Kenya - Contexts
Kenyan Music and Dance
|See also the sections on Music & Dance for each individual tribe, and the following essays: Fascinatin' Rhythms (an article for Rough News about Kenyan music), In Remembrance of Pepo and the Ancestors (about spirit possession music among the Taita), and a couple of bibliographic pages - African Music bibliography, and the Kenyan Music Bibliography.
A good related website is Where is Your Tradition?, a handy introduction to Christian music in Kenya.
|In this page:
Instruments (currently offline)
Vocality (currently offline)
Music and the life cycle (currently offline)
Music and the spirits (currently offline)
The importance of music and dance and the role it plays in the maintenance of traditional culture cannot be overemphasized. It was precisely because of this that music and dance were singled out for extermination by missionaries and colonial authorities who were bent on westernizing the people of Kenya.
Report of the Presidential National Music Commission,
January 1984, paragraph 21
I began work on this website in December 1999, intending at first only to present a few sound clips of the traditional music of Kenya, which formed part of a collection of 130 cassettes I'd bought or recorded during my last trip in Kenya (1998-99). Though it sounds like a lot of material, if you consider that I spent six months asking around for tapes in almost every corner of the country, you'll see that my collection is representative of only a tiny fraction of the musical riches that must have existed before.
It didn't take me long to realise that an enormous amount of traditional music had already been lost, as had indeed a large part of the traditional cultures and societies of Kenya. The process is still on-going, and makes the task of preserving both the music and the cultures more pressing than ever.
This sad truth was repeatedly drummed home to me when trying to locate cassettes. One Meru shopkeeper told me than in thirty years of dealing with music tapes, he had never come across a single one featuring traditional music. Other people were simply intrigued or amused to hear a white man asking by name for traditional dances and instruments which they hadn't heard in decades. A few, I suspect, had never even heard of the music of their grandparents.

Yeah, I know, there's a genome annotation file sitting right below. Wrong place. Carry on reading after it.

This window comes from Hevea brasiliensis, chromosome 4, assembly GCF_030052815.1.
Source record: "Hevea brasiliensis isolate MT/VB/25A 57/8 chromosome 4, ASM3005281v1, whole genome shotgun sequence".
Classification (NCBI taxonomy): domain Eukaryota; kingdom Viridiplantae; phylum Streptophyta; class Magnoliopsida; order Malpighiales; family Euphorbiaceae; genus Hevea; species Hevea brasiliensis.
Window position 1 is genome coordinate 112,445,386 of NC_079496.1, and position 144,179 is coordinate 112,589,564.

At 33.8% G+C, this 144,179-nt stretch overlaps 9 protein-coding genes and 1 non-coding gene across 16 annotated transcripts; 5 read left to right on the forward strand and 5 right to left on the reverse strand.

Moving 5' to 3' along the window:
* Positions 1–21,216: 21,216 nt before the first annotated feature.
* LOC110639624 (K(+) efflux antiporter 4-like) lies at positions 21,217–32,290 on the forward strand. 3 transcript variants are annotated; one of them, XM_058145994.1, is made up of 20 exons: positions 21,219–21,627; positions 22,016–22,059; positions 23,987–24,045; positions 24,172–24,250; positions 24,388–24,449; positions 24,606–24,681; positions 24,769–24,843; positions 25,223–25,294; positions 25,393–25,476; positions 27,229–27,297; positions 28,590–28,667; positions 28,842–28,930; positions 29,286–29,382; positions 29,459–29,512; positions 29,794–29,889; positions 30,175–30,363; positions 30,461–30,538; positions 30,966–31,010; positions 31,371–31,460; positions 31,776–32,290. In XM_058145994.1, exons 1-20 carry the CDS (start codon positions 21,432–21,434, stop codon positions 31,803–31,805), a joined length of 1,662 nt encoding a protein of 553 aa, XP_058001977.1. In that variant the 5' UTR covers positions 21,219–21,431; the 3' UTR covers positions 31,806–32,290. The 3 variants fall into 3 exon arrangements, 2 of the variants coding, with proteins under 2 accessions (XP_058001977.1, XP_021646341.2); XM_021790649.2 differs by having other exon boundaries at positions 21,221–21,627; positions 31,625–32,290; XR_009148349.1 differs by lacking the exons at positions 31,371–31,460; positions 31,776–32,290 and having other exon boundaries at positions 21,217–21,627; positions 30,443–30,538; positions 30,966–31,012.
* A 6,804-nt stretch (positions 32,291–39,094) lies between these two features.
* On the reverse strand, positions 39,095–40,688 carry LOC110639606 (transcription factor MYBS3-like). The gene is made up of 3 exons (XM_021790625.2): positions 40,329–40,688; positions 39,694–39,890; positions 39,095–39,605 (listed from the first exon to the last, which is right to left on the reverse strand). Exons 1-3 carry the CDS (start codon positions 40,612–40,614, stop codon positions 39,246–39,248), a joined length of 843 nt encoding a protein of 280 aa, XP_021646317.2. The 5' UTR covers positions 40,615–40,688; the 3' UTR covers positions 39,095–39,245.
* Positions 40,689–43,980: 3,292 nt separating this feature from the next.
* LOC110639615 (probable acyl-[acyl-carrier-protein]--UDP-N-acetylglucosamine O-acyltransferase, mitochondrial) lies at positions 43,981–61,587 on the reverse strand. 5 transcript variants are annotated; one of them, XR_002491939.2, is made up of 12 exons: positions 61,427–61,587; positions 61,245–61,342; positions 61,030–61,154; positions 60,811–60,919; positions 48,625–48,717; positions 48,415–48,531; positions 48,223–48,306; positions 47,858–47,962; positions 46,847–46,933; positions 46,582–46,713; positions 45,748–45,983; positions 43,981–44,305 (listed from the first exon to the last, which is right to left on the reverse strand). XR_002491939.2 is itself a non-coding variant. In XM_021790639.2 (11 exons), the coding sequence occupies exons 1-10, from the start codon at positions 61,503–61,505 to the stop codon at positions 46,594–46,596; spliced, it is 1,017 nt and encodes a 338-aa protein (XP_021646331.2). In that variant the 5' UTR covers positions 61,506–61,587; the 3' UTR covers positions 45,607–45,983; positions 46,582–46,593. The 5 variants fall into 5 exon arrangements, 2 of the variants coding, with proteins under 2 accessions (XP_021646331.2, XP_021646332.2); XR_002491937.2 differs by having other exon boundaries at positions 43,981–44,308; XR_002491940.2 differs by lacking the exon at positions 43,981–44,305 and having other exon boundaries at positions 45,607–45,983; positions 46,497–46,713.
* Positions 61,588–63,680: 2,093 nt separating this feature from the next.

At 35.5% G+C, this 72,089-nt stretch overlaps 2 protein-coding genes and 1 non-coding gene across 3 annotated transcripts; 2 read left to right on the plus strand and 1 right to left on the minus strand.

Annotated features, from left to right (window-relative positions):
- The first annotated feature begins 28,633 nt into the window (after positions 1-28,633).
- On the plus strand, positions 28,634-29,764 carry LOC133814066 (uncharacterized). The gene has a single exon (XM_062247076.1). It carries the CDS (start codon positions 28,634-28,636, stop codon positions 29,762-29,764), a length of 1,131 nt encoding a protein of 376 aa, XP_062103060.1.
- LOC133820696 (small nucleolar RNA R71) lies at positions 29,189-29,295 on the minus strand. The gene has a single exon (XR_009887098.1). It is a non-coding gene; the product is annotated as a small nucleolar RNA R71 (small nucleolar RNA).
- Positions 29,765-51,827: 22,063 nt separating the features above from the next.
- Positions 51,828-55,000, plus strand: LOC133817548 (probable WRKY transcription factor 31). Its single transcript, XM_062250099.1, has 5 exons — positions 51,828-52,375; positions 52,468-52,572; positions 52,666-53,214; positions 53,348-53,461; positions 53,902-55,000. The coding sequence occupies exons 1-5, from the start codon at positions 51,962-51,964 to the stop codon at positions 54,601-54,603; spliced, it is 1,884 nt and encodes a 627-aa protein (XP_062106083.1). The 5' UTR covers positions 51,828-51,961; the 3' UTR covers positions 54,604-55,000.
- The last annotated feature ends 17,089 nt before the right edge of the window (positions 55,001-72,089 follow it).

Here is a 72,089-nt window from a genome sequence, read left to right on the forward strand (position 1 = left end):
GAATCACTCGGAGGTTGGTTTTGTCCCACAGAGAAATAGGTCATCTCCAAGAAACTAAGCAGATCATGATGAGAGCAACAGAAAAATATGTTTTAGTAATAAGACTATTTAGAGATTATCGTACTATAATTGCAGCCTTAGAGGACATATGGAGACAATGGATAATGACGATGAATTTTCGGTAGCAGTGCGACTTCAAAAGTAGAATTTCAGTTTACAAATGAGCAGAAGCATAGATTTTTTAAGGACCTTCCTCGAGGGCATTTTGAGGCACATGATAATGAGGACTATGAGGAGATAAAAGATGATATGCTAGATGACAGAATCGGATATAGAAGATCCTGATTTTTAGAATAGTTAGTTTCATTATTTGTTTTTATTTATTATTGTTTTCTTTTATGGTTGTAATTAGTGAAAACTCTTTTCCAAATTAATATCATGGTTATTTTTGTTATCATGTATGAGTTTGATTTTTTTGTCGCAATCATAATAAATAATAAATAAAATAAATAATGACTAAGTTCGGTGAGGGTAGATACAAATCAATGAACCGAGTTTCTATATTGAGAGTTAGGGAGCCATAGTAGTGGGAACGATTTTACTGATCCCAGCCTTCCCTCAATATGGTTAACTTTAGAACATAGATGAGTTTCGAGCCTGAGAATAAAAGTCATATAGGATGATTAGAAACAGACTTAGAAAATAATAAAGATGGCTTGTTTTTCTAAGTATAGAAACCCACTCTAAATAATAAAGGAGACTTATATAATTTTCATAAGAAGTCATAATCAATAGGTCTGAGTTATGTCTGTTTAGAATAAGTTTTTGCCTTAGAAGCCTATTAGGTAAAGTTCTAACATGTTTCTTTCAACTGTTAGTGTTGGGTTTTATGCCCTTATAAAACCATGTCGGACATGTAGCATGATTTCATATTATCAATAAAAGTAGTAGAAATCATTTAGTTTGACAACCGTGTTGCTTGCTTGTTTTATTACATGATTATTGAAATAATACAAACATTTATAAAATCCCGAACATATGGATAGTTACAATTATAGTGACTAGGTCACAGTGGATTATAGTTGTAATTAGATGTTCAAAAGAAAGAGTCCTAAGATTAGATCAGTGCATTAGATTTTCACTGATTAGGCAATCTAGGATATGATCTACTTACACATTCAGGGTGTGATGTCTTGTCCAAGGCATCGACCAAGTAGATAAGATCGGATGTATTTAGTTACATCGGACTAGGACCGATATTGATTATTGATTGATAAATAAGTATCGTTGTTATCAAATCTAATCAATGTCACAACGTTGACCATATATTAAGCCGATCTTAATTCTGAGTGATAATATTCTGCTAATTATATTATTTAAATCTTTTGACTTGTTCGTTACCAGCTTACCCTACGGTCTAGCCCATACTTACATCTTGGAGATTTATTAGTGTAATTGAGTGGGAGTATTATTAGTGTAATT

For others, 'traditional music' meant Gospel music, which has replaced a large part of the former repertoire. Had I had the inclination (and the money), I could easily have picked up several thousand different tapes of Gospel over the same period. Perhaps one day someone will consider this as 'traditional', but in the meantime, as more and more of the old rhythms and songs disappear year after year to be replaced with yet more Gospel and Congolese dance tunes, I can only feel sad.
Although partially comprehensible and certainly enjoyable by itself, music is a product of the particular culture which produces it. Music has a purpose, many purposes in traditional society, and is closely bound with it. But without knowing that society - the context from which the music springs - music can ultimately only be a collection of notes, rhythms and melodies, disassociated from meaning other than that springing from its purely musical nature: viz. rhythmic, hypnotic, exuberant, sad, exciting, solemn, etc.
One would be mistaken in attempting to separate music from its context, meaning the societies and cultures which created and performed it, which invested it with meaning, and in which the music played a vital role, marking and elaborating almost all the pivotal stages of life, from birth to death.
If cultural change in a society means that old ceremonies, songs and dances, are no longer relevant, they will cease to exist, and will be replaced with something more appropriate. But the problem in the Kenyan context is not that the old ways have changed, but that the old ways have been most thoroughly destroyed. As I mention in the contextual essays on both History and People, the British started this process - quite deliberately - in the 1890s, with the onset of colonisation. Coupled with the total refusal by both the British and the majority of Christian missionaries to adapt to Kenya, never mind adopt some of its traditions, this meant that traditional societies were forced not so much to change, but to abandon their old beliefs, customs and traditions wholesale. Music, of course, is one of those traditions that has all but been lost.
As I am neither Kenyan nor Christian, it is not for me to judge whether all these changes are a 'good' or a 'bad' thing, but as a fan of traditional African music, I lament the loss, as well as the fact that so much of this music and these cultures have already disappeared without even having been recorded, never mind heard, studied, or simply enjoyed by others.
I don't pretend to be a musicologist, nor am I an ethnomusicologist; but I can listen, I can dance, and I can learn. In so far as music is a reflection of society, so can one attempt to understand a society through its music. This is what I have tried to do on this website. I hope that you enjoy the result, and that in so doing, I might have encouraged a few more people to spend some time preserving their own cultural heritage, wherever they may be on earth.